by Autumn Ryan, Founder and CEO
I’m seeing so much misinformation lately about what disinfectants can do. The one that reached my inbox that made me laugh most was the one that claimed protection from viruses on surfaces for seven years at a cost of $1,500 per gallon.
Seven years? $1,500 per gallon? Really? Even if it were scientifically possible for anything to achieve that kind of protection at a high kill rate, would it really be worth $1,500 per gallon?
I’m here to tell you that all of us in the cleaning industry must make a commitment to be well-educated about chemicals and what they can and can’t do. We must also advocate for ethical and affordable practices and strive to do no harm to people, plants, animals or the environment. All of this is possible. And it is possible to begin now.
What’s the real danger in the industry?
The real danger in our industry today—even though there are effective alternatives—is disinfectants based on chlorine, ammonia, alcohols, phenols, quats and hydrogen peroxide. Add to that peracetic acid, especially in the food industry.
What is a disinfectant?
Disinfectants are chemicals that when applied to surfaces kill viruses, fungi, mold or mildews. All chemicals claiming to be a disinfectant must be registered with the Environmental Protection Agency (EPA).
[NOTE: Bacteria are not included in the definition of a disinfectant, but are included in the definition of a hospital-grade disinfectant. More about that later.]
Each formula submitted to the EPA has an active ingredient that kills pathogens by disrupting or damaging their cells. The composition can also include other ingredients that aid in some other type of cleaning. But for the most part, the chemicals in disinfectants fall into one of these categories:
Quaternary Ammonium Compounds (Quats)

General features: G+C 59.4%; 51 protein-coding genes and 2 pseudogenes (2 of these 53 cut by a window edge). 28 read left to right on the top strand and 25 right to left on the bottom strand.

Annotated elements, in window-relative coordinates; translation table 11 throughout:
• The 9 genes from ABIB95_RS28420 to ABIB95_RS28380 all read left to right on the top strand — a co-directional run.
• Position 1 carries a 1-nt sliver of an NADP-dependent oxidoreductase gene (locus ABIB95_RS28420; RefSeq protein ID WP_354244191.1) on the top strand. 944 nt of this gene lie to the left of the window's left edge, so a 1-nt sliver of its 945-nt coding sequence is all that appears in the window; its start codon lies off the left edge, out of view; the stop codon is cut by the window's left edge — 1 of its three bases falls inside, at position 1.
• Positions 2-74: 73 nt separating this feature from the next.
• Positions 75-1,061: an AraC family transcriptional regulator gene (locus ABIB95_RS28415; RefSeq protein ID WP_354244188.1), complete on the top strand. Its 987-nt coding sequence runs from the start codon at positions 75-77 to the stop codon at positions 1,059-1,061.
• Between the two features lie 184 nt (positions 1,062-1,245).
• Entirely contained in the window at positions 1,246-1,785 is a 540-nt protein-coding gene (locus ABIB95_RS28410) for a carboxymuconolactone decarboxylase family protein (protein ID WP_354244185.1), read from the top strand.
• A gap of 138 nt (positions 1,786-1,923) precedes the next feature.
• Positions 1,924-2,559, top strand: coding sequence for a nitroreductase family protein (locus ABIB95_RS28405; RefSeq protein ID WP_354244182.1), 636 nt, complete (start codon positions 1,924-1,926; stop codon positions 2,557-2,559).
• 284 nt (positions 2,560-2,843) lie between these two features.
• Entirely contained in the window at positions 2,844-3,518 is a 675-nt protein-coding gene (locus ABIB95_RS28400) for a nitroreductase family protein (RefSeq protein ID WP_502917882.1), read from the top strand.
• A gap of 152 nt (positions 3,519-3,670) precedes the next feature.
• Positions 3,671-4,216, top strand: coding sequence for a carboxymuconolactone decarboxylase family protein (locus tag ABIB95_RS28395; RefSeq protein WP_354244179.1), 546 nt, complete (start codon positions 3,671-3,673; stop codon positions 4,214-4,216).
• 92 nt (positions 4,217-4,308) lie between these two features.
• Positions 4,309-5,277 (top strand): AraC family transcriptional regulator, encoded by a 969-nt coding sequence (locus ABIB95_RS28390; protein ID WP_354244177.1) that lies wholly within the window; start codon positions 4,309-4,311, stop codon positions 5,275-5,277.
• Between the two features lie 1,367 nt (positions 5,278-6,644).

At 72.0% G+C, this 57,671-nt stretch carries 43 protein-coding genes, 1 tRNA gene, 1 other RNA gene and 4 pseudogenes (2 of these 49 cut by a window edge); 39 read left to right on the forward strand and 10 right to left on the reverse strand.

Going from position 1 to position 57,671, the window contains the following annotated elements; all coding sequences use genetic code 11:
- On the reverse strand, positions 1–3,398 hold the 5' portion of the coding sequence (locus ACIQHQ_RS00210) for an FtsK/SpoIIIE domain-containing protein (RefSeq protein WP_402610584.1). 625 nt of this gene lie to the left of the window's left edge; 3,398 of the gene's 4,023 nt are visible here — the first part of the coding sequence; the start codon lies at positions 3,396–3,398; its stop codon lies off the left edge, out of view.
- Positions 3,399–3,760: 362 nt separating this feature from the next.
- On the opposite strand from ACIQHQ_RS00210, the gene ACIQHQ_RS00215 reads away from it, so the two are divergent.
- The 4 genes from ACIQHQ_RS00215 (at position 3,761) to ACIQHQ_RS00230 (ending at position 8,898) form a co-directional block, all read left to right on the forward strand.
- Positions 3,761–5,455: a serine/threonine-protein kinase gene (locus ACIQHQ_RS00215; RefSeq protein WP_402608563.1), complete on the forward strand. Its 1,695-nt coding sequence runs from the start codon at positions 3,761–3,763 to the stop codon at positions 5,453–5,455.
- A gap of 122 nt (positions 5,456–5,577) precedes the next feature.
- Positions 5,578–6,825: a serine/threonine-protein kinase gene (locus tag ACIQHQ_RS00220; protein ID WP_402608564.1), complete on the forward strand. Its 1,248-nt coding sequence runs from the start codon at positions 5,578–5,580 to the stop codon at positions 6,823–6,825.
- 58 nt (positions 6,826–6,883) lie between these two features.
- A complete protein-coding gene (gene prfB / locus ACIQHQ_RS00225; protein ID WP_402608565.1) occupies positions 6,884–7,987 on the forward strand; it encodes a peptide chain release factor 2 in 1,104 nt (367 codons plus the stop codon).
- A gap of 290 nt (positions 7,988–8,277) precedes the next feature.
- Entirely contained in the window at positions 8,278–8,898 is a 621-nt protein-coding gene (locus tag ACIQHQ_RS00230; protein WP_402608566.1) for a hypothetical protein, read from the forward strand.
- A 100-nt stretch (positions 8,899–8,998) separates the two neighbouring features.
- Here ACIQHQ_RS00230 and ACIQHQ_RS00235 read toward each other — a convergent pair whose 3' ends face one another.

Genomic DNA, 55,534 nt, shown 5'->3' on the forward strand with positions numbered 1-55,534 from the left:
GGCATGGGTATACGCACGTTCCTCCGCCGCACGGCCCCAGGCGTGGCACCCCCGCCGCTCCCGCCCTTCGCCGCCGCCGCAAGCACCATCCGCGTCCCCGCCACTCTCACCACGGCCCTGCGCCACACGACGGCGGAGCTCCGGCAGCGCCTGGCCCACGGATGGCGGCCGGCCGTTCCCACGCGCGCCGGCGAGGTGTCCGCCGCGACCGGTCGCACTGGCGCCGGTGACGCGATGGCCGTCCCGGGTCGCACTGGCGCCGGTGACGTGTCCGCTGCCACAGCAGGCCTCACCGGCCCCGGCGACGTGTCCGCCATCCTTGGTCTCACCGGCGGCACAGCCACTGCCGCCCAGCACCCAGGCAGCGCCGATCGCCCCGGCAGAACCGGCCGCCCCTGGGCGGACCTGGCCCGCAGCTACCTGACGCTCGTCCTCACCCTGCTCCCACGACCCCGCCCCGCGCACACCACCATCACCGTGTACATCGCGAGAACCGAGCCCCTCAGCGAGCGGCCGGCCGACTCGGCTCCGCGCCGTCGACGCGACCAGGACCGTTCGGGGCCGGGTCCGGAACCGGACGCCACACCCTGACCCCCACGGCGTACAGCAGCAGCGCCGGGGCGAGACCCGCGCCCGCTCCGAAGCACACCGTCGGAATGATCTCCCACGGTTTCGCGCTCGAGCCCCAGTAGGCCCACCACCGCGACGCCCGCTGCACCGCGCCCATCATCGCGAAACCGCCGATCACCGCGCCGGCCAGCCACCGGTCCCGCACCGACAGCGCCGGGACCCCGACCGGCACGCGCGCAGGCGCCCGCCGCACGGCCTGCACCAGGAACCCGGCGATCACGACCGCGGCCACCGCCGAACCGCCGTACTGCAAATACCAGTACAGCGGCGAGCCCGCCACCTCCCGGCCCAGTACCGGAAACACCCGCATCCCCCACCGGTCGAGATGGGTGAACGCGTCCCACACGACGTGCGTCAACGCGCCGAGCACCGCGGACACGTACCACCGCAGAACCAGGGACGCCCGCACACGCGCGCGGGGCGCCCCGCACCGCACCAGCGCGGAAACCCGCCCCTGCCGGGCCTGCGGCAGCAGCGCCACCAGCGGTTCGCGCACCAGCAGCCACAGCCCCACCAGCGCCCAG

Toxic, positively charged antimicrobial ammonium compounds that must be used in very low concentrations.
Including hydrogen chloride (HCl) which is a compound of hydrogen and chlorine and is extremely toxic…notice the “d” in hydrogen chloride which is not to be confused with sodium chlorite (NaCl02) that does not contain free chlorine.
Toxic, corrosive and irritating. Bleach is the generic name for sodium hypochlorite (NaClO). Again notice this is not the same as sodium chlorite (NaClO2).
Toxic, highly flammable, and not as effective against pathogens because of the fast rate of evaporation.
Some bacteria have developed a resistance to these chemicals. They have been found to cause asthma and other health problems.
Very toxic and highly corrosive.
Highly reactive if mixed with other chemicals. Its efficacy range is limited and at high concentrations hydrogen peroxide is very dangerous.
How to choose the right disinfectant?
It really all comes down to effectiveness against the pathogens and how quickly the disinfectant kills. See my June 3rd post about kill times.
Now is a good time to discuss hospital-grade disinfectants. By EPA definition, a “hospital grade” disinfectant must kill 2 bacteria, Pseudomonas aeruginosa and Staphylococcus aureus and thus is even more effective than a standard disinfectant. Yes, more expensive than low level disinfectants, but many hospital-grade disinfectants can be diluted and still provide effective killing of pathogens. Hospital-grade disinfectants usually run from $40 per gallon to, well, apparently $1,500 per gallon. Why would anyone in their right mind pay this kind of money?
What about sodium chlorite?
There are affordable alternatives to hospital grade disinfectants that are non-caustic, non-flammable, non-corrosive and chlorine-free. Sodium chlorite is one of those, as is stabilized chlorine dioxide.